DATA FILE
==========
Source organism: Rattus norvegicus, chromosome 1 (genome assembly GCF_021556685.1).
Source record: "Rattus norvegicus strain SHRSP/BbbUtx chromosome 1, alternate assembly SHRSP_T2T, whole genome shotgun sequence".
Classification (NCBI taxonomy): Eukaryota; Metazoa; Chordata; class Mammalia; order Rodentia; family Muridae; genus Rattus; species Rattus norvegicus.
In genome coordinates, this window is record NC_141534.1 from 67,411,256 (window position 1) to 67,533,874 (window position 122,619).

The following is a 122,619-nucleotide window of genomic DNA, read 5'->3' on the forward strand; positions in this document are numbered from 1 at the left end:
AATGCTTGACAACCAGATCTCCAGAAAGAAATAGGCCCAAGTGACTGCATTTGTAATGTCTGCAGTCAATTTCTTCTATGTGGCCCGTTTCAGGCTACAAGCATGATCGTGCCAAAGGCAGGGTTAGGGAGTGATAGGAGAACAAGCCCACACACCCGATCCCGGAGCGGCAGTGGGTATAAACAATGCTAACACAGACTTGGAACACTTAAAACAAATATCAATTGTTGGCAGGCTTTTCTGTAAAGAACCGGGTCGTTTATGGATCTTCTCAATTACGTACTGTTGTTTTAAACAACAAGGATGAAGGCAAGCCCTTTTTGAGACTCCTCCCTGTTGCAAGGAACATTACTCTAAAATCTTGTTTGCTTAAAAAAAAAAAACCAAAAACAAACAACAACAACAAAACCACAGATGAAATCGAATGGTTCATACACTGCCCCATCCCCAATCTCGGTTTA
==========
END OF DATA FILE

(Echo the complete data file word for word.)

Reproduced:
Source organism: Rattus norvegicus, chromosome 1 (genome assembly GCF_021556685.1).
Source record: "Rattus norvegicus strain SHRSP/BbbUtx chromosome 1, alternate assembly SHRSP_T2T, whole genome shotgun sequence".
Classification (NCBI taxonomy): Eukaryota; Metazoa; Chordata; class Mammalia; order Rodentia; family Muridae; genus Rattus; species Rattus norvegicus.
In genome coordinates, this window is record NC_141534.1 from 67,411,256 (window position 1) to 67,533,874 (window position 122,619).

The following is a 122,619-nucleotide window of genomic DNA, read 5'->3' on the forward strand; positions in this document are numbered from 1 at the left end:
AATGCTTGACAACCAGATCTCCAGAAAGAAATAGGCCCAAGTGACTGCATTTGTAATGTCTGCAGTCAATTTCTTCTATGTGGCCCGTTTCAGGCTACAAGCATGATCGTGCCAAAGGCAGGGTTAGGGAGTGATAGGAGAACAAGCCCACACACCCGATCCCGGAGCGGCAGTGGGTATAAACAATGCTAACACAGACTTGGAACACTTAAAACAAATATCAATTGTTGGCAGGCTTTTCTGTAAAGAACCGGGTCGTTTATGGATCTTCTCAATTACGTACTGTTGTTTTAAACAACAAGGATGAAGGCAAGCCCTTTTTGAGACTCCTCCCTGTTGCAAGGAACATTACTCTAAAATCTTGTTTGCTTAAAAAAAAAAAACCAAAAACAAACAACAACAACAAAACCACAGATGAAATCGAATGGTTCATACACTGCCCCATCCCCAATCTCGGTTTA